In August of 2016, the entire cannabis industry held their breath awaiting the decision by the U.S. Drug Enforcement Agency (DEA) on whether or not to reschedule cannabis under the Controlled Substances Act. Despite the progressive lobbying by cannabis advocates, the DEA decided to side with both the FDA and the Department of Health & Human Services to keep cannabis slated as a Schedule I drug. What does that mean? In order to classify as a Schedule I drug, the substance must have a high probability of abuse and no recognized medical benefit. Upon the DEA’s decision to stay the course, several proponents of cannabis legalization had had enough and took to social media to sound off. One of the most popular trends that cannabis advocates were using was the # 6630507 campaign referring to the U.S. Patent # 6630507. In this symbolic gesture of descent, the social media effort brought Patent #507 back into focus.
What Is Patent # 6630507?
First granted to the National Institute of Health (NIH) in 2003, Patent #507 was the result of a five-year attempt to obtain a patent co-authored by Nobel Laureate Julius Axelrod and a group of NIH scientist. Titled “Cannabinoids as Antioxidants and Neuroprotectants,” patent #507 acknowledges the medicinal value of cannabinoids (particularly CBD) for a wide variety of conditions.
In the patent, Axelrod describes CBD as a non-toxic, potent antioxidant with neuroprotective properties that may protect the brain and nervous system from serious damage. In addition, Axelrod notes that patients using CBD have zero chance of overdosing as there was no demonstrated damage while taking “large, acute doses of 700mg CBD/day”.
Why Is The Relevant?
Patent #507 flies directly in the face of the Schedule I status of cannabis. If the DEA, FDA and the Department of Health & Human Services all agree that there is no medicinal benefit to cannabis how can they reconcile the same government owning a patent that says the exact opposite? According to Sam Mendez, the executive director at the University of Washington’s Cannabis law & Policy Project, “The government is allowed to file and obtain patents, and that has no bearing on the Controlled Substances Act.”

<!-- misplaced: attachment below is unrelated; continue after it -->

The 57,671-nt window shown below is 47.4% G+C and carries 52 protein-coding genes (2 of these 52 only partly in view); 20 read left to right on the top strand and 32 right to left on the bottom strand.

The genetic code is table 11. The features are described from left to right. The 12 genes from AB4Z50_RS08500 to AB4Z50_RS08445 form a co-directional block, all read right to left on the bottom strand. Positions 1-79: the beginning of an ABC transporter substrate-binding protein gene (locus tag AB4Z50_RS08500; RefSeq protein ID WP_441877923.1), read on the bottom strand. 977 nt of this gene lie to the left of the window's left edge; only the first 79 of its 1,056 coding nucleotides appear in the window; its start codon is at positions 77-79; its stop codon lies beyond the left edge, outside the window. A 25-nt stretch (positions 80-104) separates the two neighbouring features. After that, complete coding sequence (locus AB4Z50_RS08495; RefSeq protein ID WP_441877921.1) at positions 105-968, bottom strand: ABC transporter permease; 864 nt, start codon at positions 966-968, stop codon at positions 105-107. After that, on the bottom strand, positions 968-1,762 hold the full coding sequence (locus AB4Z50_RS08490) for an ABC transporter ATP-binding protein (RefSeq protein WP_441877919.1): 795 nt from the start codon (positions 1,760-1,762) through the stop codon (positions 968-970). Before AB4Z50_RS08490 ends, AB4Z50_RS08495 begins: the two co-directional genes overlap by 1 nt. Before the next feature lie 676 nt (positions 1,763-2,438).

This is because there have been no large-scale clinical trials conducted in the US that provide unequivocal proof that cannabis does indeed have therapeutic benefits. Until then the US government is unlikely to change their policy.
So what can cannabis advocates do to help push the US government in a new direction?
It all comes down to scientific research and results. In fact, the NIH does offer a licensing option on Patent #507 to research and develop cannabidiol-based drugs for a range of treatments. One of the most promising results comes for one company that was able to obtain a license to develop a cannabinoid-based drug to treat patients with hepatic encephalopathy.
As more and more companies, like us here at BioCBD+™, begin to invest in the research and development of cannabinoid-based supplements, cannabis advocates are hopeful the results will help change the minds of government officials and change the status of cannabis from a Schedule I drug to another classification that will allow for easier access to patients.
Please Note: While marijuana remains a Schedule 1 drug, Hemp Derived Products from BioCBD+™ are federally legal and can be shipped to your door. In our other article, “Why Is Hemp CBD Legal And “Not” Illegal?” we cover the legal aspects of Full Spectrum Hemp CBD Products.
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